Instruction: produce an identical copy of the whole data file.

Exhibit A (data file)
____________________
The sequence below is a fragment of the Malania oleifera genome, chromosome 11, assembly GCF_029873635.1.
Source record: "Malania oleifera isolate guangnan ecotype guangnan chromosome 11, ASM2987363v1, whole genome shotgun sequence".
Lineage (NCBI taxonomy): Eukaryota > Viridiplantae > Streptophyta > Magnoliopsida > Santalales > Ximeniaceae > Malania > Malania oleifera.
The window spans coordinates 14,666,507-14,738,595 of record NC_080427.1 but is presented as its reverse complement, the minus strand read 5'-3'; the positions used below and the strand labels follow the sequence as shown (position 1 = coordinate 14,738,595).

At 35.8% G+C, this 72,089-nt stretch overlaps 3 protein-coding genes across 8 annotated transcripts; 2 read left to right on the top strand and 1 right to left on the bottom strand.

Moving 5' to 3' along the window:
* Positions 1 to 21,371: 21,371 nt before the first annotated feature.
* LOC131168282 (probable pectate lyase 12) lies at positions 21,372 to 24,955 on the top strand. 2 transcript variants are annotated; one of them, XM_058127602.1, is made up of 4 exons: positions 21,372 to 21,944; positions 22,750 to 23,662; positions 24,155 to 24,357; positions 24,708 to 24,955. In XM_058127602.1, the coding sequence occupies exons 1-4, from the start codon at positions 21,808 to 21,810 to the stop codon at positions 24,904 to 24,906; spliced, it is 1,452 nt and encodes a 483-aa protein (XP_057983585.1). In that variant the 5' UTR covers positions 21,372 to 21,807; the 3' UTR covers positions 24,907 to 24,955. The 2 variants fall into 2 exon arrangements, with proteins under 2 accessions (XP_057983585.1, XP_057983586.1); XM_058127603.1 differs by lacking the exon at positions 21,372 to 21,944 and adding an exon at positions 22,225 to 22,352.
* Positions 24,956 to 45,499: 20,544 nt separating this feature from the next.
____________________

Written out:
The sequence below is a fragment of the Malania oleifera genome, chromosome 11, assembly GCF_029873635.1.
Source record: "Malania oleifera isolate guangnan ecotype guangnan chromosome 11, ASM2987363v1, whole genome shotgun sequence".
Lineage (NCBI taxonomy): Eukaryota > Viridiplantae > Streptophyta > Magnoliopsida > Santalales > Ximeniaceae > Malania > Malania oleifera.
The window spans coordinates 14,666,507-14,738,595 of record NC_080427.1 but is presented as its reverse complement, the minus strand read 5'-3'; the positions used below and the strand labels follow the sequence as shown (position 1 = coordinate 14,738,595).

At 35.8% G+C, this 72,089-nt stretch overlaps 3 protein-coding genes across 8 annotated transcripts; 2 read left to right on the top strand and 1 right to left on the bottom strand.

Moving 5' to 3' along the window:
* Positions 1 to 21,371: 21,371 nt before the first annotated feature.
* LOC131168282 (probable pectate lyase 12) lies at positions 21,372 to 24,955 on the top strand. 2 transcript variants are annotated; one of them, XM_058127602.1, is made up of 4 exons: positions 21,372 to 21,944; positions 22,750 to 23,662; positions 24,155 to 24,357; positions 24,708 to 24,955. In XM_058127602.1, the coding sequence occupies exons 1-4, from the start codon at positions 21,808 to 21,810 to the stop codon at positions 24,904 to 24,906; spliced, it is 1,452 nt and encodes a 483-aa protein (XP_057983585.1). In that variant the 5' UTR covers positions 21,372 to 21,807; the 3' UTR covers positions 24,907 to 24,955. The 2 variants fall into 2 exon arrangements, with proteins under 2 accessions (XP_057983585.1, XP_057983586.1); XM_058127603.1 differs by lacking the exon at positions 21,372 to 21,944 and adding an exon at positions 22,225 to 22,352.
* Positions 24,956 to 45,499: 20,544 nt separating this feature from the next.